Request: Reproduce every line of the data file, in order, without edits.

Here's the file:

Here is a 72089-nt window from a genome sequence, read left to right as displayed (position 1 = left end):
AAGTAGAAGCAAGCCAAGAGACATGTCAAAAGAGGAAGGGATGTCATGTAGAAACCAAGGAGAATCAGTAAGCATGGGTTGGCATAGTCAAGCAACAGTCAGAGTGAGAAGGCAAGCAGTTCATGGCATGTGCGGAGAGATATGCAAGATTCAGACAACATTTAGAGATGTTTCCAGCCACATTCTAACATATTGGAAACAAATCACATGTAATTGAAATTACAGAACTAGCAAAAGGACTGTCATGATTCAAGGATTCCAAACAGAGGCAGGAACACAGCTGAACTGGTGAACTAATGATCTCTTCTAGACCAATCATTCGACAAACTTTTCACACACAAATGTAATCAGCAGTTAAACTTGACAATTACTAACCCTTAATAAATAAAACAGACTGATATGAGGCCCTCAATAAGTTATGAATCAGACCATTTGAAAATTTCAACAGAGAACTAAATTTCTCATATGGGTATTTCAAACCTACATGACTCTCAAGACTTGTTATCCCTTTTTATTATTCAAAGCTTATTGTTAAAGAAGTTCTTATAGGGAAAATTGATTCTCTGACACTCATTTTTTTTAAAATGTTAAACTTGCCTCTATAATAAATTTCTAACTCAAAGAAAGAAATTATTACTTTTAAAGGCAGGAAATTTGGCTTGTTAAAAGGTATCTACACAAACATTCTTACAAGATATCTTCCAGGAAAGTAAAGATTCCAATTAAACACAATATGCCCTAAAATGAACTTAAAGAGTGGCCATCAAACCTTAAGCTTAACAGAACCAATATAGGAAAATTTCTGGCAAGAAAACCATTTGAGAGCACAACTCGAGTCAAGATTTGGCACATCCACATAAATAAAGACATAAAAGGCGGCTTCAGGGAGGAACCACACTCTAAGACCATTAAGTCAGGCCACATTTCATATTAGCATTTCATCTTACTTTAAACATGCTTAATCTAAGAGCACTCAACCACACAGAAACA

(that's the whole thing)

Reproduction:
Here is a 72089-nt window from a genome sequence, read left to right as displayed (position 1 = left end):
AAGTAGAAGCAAGCCAAGAGACATGTCAAAAGAGGAAGGGATGTCATGTAGAAACCAAGGAGAATCAGTAAGCATGGGTTGGCATAGTCAAGCAACAGTCAGAGTGAGAAGGCAAGCAGTTCATGGCATGTGCGGAGAGATATGCAAGATTCAGACAACATTTAGAGATGTTTCCAGCCACATTCTAACATATTGGAAACAAATCACATGTAATTGAAATTACAGAACTAGCAAAAGGACTGTCATGATTCAAGGATTCCAAACAGAGGCAGGAACACAGCTGAACTGGTGAACTAATGATCTCTTCTAGACCAATCATTCGACAAACTTTTCACACACAAATGTAATCAGCAGTTAAACTTGACAATTACTAACCCTTAATAAATAAAACAGACTGATATGAGGCCCTCAATAAGTTATGAATCAGACCATTTGAAAATTTCAACAGAGAACTAAATTTCTCATATGGGTATTTCAAACCTACATGACTCTCAAGACTTGTTATCCCTTTTTATTATTCAAAGCTTATTGTTAAAGAAGTTCTTATAGGGAAAATTGATTCTCTGACACTCATTTTTTTTAAAATGTTAAACTTGCCTCTATAATAAATTTCTAACTCAAAGAAAGAAATTATTACTTTTAAAGGCAGGAAATTTGGCTTGTTAAAAGGTATCTACACAAACATTCTTACAAGATATCTTCCAGGAAAGTAAAGATTCCAATTAAACACAATATGCCCTAAAATGAACTTAAAGAGTGGCCATCAAACCTTAAGCTTAACAGAACCAATATAGGAAAATTTCTGGCAAGAAAACCATTTGAGAGCACAACTCGAGTCAAGATTTGGCACATCCACATAAATAAAGACATAAAAGGCGGCTTCAGGGAGGAACCACACTCTAAGACCATTAAGTCAGGCCACATTTCATATTAGCATTTCATCTTACTTTAAACATGCTTAATCTAAGAGCACTCAACCACACAGAAACA